Forum: Properties of Light
Topic: Question 1.3 6th edition
Replies: 2
Views: 38

Re: Question 1.3 6th edition

The extent of change is basically the slope of the wave. We know that low frequency is associated with a long wavelength, so if the frequency decreases then the wavelength must increase. If the wavelength increases, that means that the waves have broadened and the slope has decreased. Therefore, the...
by Alma Carrera 3C
Fri Oct 12, 2018 2:18 pm
Forum: Properties of Light
Topic: Kinetic energy equation
Replies: 4
Views: 37

Re: Kinetic energy equation

Yeah, Professor Lavelle said we would be given a sheet with all the constants so its not necessary to memorize them, but after using them over and over again it'll eventually stick to you.
by Alma Carrera 3C
Thu Oct 04, 2018 9:49 pm
Forum: Accuracy, Precision, Mole, Other Definitions
Topic: F 5 Percent Composition
Replies: 4
Views: 33

Re: F 5 Percent Composition

You have to find the mass percentage of each element. In order to do this, first find the molar mass of each element and add them up to get the total molar mass of the compound, C7H15NO3. Then divide the molar masses of each element by the total molar mass of the compound and multiply by 100 to get ...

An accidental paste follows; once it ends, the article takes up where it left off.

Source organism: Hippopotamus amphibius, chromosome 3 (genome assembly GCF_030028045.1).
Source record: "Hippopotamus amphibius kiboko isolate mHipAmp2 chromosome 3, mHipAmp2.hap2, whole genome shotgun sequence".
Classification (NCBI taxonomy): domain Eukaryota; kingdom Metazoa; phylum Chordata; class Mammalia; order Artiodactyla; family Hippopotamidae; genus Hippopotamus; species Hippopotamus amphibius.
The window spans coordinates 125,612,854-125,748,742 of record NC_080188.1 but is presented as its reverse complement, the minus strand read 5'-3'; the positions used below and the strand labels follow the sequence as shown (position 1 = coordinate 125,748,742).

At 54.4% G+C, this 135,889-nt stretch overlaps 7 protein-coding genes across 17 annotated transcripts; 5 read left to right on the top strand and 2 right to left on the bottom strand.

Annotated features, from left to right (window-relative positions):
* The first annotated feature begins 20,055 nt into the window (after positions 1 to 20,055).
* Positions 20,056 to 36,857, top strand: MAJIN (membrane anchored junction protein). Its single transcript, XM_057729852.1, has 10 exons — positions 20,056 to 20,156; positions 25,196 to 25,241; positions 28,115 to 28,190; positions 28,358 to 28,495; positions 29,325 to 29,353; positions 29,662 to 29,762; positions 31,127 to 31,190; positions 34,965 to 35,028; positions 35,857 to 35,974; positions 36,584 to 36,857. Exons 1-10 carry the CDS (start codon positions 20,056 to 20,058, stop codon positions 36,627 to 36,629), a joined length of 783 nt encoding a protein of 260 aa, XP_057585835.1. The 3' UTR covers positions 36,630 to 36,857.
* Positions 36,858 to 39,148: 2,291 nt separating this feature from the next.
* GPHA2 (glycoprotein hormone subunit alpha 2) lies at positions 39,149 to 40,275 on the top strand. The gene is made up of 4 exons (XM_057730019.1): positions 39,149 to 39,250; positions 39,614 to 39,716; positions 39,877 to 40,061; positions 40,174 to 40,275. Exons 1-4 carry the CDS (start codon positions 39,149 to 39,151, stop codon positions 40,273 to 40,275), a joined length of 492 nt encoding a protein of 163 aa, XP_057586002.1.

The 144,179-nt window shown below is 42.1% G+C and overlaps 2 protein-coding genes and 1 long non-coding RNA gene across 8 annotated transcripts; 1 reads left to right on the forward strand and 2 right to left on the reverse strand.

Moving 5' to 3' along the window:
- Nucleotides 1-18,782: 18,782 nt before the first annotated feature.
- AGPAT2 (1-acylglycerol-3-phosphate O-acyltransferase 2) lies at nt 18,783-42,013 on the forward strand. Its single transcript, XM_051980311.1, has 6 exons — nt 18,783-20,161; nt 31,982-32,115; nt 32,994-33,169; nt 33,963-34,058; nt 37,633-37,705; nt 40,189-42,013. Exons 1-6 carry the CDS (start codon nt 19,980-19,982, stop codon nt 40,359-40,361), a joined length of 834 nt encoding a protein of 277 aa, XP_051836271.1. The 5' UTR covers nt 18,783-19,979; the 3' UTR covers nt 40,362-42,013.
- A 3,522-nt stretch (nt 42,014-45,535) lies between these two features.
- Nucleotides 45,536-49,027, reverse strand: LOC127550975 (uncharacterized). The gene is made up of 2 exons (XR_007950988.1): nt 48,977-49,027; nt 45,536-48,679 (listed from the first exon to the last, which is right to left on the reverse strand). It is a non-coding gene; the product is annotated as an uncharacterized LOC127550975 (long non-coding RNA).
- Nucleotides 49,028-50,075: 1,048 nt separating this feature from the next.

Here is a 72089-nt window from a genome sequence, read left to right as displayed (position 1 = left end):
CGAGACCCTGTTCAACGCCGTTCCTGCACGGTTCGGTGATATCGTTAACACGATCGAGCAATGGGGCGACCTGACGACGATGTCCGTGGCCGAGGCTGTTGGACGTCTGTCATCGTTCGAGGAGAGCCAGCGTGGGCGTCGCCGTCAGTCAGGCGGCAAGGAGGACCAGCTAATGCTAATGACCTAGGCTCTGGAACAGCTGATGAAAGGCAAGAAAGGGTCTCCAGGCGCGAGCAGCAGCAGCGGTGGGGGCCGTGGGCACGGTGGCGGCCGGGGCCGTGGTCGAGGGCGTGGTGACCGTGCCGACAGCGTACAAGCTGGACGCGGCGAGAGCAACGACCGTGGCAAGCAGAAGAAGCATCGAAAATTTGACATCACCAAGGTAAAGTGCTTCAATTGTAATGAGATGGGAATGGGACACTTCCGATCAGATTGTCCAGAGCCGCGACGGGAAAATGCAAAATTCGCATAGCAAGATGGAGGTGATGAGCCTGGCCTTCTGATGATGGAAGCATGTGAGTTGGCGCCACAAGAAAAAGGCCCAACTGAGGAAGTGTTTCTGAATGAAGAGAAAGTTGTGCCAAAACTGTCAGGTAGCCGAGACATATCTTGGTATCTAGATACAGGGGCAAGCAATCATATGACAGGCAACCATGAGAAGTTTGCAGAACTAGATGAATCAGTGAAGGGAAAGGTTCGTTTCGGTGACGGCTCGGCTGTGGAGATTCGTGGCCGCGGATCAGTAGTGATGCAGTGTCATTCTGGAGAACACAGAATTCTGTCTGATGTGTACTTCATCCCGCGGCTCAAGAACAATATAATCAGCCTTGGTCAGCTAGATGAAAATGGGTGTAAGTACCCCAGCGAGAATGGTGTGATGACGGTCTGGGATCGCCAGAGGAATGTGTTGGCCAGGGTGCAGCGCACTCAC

by Alma Carrera 3C
Wed Oct 03, 2018 12:36 am
Forum: Molarity, Solutions, Dilutions
Topic: Module question
Replies: 4
Views: 89

Re: Module question

Yeah, so your mistake was multiplying the number of moles by .075 L. The 75 ml of water were used to dissolve the KCl, but the total volume was actually 125 ml. So all you need to do is follow the formula C=n/V, so you would divide the number of moles of KCl by the total volume in Liters, .125 L.
by Alma Carrera 3C
Tue Oct 02, 2018 11:41 pm
Forum: Accuracy, Precision, Mole, Other Definitions
Topic: 6th Edition Question E29b
Replies: 1
Views: 48

Re: 6th Edition Question E29b

It would be twice the amount in part (a) because in 1 mol of copper(II) chloride tetrahydrate there are 2 Cl atoms. Therefore, you multiply the number of moles from (a) times 2.
by Alma Carrera 3C
Fri Apr 06, 2018 11:42 am
Forum: Molarity, Solutions, Dilutions
Topic: G.5 [ENDORSED]
Replies: 3
Views: 141

Re: G.5 [ENDORSED]

They are just multiplying by the ratio because for every mole of Na2CO2 there are 2 moles of Na.
by Alma Carrera 3C
Fri Apr 06, 2018 11:26 am
Forum: Molarity, Solutions, Dilutions
Topic: G. 9 [ENDORSED]
Replies: 2
Views: 104

Re: G. 9 [ENDORSED]

Actually for this question you multiply the molarity of AgNO3 which they want (.179 M) x the volume in liters ( .500 L) x the molar mass of AgNO3 (169.88g/mol) to get the mass in grams of AgNO3 needed.